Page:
This is just the way life feels right now, doesn’t it? Just one hit after another. It seems like every time we turn around there is someone standing there delivering a strong left hook, knocking us straight to the ground. Sometimes it just stings a little, and other times we lay there bleeding profusely.
I’ve had to sit and have a talk with God more than once. I get really mad at Him some days. I tell Him all the ways He should be intervening and asking why He can’t figure out a way out of this and just put us all out of our misery. Schools are closing and lips are bleeding. How much more do we have to take!?
I found myself in the book of John this morning. Verse 14:27 rose up off the page and hovered there, inviting me to really take it in. “Peace I leave with you; my peace I give you. I do not give as the world gives. Do not let your hearts be troubled and do not be afraid.” (John 14:27 NIV)
And maybe because He knew who He was dealing with, Jesus reminded us yet again, “I have told you these things, so that in me you may have peace. In this world you will have trouble. But take heart! I have overcome the world.” (John 16:33 NIV)
We should not be surprised when we face trials.
This world is an extremely imperfect place. Maybe you’ve noticed.
There will be heartache. There will be disappointment. There will be sorrow. There will be fear. There will be online school with mediocre Wi-Fi.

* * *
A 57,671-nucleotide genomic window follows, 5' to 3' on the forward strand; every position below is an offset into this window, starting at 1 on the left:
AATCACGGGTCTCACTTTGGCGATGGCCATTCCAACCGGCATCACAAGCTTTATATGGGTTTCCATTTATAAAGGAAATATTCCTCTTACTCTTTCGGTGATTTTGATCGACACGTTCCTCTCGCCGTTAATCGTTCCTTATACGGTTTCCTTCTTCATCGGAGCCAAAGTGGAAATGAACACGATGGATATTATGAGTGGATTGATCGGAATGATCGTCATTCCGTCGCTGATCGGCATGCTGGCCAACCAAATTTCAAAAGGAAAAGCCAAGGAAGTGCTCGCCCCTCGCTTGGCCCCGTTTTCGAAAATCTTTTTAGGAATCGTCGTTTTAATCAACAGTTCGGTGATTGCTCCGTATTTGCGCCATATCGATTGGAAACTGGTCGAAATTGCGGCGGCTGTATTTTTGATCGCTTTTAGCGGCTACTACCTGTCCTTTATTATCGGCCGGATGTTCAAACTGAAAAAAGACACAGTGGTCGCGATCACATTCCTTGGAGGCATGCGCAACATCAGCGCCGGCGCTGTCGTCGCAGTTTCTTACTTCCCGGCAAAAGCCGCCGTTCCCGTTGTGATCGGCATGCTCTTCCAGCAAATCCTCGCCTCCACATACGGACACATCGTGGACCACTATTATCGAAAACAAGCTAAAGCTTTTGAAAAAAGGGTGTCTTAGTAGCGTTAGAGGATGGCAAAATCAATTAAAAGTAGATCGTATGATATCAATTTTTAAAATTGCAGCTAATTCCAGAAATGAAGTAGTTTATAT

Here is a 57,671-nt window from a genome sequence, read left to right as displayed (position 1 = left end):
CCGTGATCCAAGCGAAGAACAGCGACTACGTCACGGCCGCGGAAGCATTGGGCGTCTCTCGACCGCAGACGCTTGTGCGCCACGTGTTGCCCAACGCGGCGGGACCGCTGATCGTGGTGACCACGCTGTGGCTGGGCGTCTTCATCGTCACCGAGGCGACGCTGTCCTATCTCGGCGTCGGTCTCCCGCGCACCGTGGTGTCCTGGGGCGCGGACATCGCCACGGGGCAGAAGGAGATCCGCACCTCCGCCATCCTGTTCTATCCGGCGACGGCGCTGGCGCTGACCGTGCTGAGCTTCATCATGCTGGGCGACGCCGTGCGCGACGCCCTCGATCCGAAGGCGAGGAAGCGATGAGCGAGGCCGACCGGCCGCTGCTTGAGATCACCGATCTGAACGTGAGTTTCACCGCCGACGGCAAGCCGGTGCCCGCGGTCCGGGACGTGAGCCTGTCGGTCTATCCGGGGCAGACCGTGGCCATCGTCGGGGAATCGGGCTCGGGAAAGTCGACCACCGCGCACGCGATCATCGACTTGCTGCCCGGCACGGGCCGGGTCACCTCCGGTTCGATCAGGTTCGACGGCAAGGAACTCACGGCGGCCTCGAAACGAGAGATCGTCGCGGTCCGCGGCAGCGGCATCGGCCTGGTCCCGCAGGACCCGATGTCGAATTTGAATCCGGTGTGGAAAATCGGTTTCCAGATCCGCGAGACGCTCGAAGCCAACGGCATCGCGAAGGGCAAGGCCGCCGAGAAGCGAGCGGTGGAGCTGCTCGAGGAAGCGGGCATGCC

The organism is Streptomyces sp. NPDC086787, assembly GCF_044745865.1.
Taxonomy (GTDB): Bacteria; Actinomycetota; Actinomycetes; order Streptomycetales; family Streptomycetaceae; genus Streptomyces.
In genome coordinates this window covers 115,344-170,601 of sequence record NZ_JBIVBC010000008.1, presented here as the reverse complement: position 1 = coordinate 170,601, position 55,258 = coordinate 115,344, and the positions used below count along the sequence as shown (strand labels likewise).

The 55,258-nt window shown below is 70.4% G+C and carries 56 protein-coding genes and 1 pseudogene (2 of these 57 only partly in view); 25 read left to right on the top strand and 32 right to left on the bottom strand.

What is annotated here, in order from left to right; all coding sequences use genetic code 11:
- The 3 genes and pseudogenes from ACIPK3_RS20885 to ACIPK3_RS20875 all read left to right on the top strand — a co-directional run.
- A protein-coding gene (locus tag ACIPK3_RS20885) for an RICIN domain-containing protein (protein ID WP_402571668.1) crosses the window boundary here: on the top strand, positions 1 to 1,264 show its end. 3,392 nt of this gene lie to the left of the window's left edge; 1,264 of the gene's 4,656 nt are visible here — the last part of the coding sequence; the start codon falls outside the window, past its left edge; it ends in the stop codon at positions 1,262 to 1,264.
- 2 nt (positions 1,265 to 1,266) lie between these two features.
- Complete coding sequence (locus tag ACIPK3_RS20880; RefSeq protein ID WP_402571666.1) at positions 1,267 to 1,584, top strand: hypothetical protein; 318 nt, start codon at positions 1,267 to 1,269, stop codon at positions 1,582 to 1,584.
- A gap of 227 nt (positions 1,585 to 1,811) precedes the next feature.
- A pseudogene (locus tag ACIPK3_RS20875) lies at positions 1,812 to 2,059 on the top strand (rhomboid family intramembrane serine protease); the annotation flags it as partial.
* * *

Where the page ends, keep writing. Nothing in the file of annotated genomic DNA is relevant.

Jesus made no pretenses about what we would face in this world. But as Christ followers, He also promised that He would give us peace. HIS peace.
He knew that we could give our best attempt at faith, but also understood that we are humans. We can’t rely on our own strength in the face of trials and disasters. We weren’t made for it. Maybe you’ve tried, like me, to hold it all together and just keep pretending you’ve got it all covered.
How’s that working out for you? Yeah, me either.
We need the grace and peace of Jesus to face trials. The ones that we know all too well will be placed on the path in front of us. Not just in weird, COVID-pandemical times, but throughout our ENTIRE lives.
His peace can, and will, sustain us.
Sometimes that’s hard to swallow, especially when you’re in the thick of trial or tragedy. But it’s true, and it’s offered to us as a gift.
I know this because I’ve experienced peace even in the midst of this emotional, challenging time. And I know it’s not on my own merit. I simply don’t have the capacity to create a peaceful sanctuary in my heart and mind each and every day.
But He can.
Every time I’m able to lay my head down at night and drift to sleep, it’s HIS peace that allows it to happen.
Anytime I laugh with friends and momentarily forget the weight of everything going on around us, that’s HIS peace. Not mine.
Each time I watch my teenaged daughters get in the car and drive away, it’s HIS supernatural peace that allows me to continue on with my day instead of sitting in the corner in the fetal position.
Look around and see where you find some peace today. Every time I notice it, I’m working on the practice of accepting it, thanking Him for it, and then humbly asking for more.
I think next week I might also humbly ask for His favor in the form of strong Wi-Fi and even stronger coffee.